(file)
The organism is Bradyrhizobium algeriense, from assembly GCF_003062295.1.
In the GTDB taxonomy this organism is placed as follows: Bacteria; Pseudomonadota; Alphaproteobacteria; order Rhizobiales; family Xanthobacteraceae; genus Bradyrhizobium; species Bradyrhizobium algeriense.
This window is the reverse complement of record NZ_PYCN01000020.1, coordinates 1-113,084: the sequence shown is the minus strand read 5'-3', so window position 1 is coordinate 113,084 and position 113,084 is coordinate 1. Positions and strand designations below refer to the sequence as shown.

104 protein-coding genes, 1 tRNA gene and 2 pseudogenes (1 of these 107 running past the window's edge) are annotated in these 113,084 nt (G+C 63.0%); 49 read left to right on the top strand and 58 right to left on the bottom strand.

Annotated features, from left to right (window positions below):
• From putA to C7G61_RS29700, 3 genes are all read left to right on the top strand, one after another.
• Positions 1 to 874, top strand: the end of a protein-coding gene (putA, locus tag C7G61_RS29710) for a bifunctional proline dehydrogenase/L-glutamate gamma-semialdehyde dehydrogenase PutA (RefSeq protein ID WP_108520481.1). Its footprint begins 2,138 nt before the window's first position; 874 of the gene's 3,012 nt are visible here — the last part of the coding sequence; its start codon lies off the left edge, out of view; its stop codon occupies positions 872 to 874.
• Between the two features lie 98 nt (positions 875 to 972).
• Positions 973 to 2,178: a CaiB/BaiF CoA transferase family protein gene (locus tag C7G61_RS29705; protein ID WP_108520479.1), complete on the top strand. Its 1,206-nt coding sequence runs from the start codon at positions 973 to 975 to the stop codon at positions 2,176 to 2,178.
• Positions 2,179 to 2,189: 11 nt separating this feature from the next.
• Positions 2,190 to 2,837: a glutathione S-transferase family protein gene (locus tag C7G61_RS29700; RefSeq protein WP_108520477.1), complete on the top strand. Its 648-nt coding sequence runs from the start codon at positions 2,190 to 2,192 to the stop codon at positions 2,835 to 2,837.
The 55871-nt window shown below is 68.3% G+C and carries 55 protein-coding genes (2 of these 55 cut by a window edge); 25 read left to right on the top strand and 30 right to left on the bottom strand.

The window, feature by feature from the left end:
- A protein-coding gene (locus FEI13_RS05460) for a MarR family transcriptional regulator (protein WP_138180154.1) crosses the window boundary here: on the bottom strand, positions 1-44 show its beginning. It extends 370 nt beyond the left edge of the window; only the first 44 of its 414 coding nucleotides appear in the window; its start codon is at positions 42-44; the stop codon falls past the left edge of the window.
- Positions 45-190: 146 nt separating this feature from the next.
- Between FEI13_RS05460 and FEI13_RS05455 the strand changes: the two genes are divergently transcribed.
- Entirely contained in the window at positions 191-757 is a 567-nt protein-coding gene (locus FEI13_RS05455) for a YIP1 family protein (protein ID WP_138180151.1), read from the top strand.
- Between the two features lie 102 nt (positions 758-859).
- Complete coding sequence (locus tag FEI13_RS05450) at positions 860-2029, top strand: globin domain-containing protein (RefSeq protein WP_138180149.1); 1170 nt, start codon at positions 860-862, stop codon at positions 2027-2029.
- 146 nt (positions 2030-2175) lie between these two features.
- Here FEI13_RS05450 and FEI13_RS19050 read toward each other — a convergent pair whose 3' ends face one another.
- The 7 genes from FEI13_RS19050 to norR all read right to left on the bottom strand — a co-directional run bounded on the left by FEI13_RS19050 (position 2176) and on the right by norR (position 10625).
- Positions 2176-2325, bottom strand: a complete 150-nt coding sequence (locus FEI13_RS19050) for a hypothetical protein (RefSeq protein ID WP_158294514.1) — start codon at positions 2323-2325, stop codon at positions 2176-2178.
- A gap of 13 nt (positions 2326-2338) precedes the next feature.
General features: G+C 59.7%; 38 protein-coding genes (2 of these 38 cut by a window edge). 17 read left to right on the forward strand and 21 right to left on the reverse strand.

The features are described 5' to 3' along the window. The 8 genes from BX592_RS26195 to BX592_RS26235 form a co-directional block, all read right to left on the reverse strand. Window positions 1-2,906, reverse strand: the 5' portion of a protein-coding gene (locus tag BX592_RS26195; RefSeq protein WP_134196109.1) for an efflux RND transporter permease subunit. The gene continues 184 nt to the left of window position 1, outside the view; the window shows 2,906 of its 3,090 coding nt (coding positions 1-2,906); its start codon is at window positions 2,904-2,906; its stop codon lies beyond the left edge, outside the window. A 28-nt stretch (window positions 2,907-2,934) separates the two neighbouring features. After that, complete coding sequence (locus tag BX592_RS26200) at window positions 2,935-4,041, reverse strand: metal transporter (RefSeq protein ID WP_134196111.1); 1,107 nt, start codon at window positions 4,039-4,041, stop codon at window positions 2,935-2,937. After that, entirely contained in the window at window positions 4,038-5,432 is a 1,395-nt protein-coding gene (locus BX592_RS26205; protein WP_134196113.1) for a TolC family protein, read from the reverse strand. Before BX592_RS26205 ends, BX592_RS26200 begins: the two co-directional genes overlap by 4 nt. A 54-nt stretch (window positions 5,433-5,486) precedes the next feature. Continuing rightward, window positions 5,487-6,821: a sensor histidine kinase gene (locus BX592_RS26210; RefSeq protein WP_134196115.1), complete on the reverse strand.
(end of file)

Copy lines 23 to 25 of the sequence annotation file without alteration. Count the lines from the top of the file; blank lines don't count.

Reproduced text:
- Positions 2176-2325, bottom strand: a complete 150-nt coding sequence (locus FEI13_RS19050) for a hypothetical protein (RefSeq protein ID WP_158294514.1) — start codon at positions 2323-2325, stop codon at positions 2176-2178.
- A gap of 13 nt (positions 2326-2338) precedes the next feature.
General features: G+C 59.7%; 38 protein-coding genes (2 of these 38 cut by a window edge). 17 read left to right on the forward strand and 21 right to left on the reverse strand.